After a SWAT team wrecked an innocent woman’s house, the city of McKinney, Texas essentially told her “tough luck” and refused to compensate her. In a case that could have nationwide property rights implications, a federal jury on Wednesday awarded her $59,656.59 in damages—and more may be coming.
The jury award follows an April 29 ruling by U.S. District Court Judge Amos Mazzant III that the city’s “intentional and foreseeable” destruction of Vicki Baker’s house constituted a government “taking” that compelled the city to pay just compensation.
“Everyone agrees with the general proposition that the government has to pay for the property it takes, but courts across the country had held that this rule just did not apply to the police. But the police are part of the government, which this victory makes abundantly clear.”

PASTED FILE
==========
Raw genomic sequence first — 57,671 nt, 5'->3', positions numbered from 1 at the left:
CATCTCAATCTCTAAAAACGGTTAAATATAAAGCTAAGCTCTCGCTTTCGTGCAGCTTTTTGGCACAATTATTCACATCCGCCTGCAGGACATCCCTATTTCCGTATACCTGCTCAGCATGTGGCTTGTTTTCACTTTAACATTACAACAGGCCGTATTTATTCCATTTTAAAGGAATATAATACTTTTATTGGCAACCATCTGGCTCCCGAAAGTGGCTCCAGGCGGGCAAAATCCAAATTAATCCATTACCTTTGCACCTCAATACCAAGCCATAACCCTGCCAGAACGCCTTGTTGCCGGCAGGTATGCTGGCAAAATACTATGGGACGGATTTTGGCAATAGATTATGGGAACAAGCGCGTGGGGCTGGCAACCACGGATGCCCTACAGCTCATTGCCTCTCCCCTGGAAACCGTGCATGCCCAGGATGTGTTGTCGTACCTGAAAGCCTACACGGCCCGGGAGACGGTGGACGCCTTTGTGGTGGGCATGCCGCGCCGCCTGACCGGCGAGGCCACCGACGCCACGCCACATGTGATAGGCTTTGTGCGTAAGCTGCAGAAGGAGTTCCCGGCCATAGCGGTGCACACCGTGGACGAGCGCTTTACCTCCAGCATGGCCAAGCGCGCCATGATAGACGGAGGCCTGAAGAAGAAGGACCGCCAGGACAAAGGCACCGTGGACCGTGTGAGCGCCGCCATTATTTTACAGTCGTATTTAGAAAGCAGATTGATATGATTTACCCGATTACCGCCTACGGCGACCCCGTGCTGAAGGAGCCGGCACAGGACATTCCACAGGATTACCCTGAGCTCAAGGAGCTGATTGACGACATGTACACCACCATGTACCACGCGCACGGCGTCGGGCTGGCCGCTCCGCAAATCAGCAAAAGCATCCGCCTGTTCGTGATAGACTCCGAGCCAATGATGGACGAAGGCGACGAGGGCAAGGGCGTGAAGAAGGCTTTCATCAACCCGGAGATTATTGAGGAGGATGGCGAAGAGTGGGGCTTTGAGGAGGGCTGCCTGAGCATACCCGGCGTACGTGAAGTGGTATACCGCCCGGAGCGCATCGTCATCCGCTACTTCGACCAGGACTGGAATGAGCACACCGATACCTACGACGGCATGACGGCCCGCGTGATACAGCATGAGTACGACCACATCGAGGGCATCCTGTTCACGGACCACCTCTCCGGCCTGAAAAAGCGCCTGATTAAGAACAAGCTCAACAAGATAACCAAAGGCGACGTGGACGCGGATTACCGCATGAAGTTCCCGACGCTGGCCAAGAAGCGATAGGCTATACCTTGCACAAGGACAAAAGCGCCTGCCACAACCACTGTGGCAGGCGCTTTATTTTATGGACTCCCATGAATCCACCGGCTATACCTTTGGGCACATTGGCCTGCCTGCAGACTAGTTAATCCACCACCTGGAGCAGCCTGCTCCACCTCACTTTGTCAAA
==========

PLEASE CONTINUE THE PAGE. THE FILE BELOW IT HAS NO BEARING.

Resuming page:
It all started in July 2020, when a fugitive took shelter in Baker’s suburban Dallas home, which had just gone under contract for sale after she’d renovated it. Baker, who had recently beaten cancer and was retiring to Montana, notified police and a standoff ensued.
Eventually, McKinney police decided to attack the house with a BearCat armored vehicle, breaking windows and their frames, destroying the garage door, leveling the backyard fence, knocking down the front door, and firing approximately 30 tear gas containers into the home, which broke drywall. Baker’s daughter’s dog was blinded and deafened in the attack. When police entered, they found the fugitive had already committed suicide.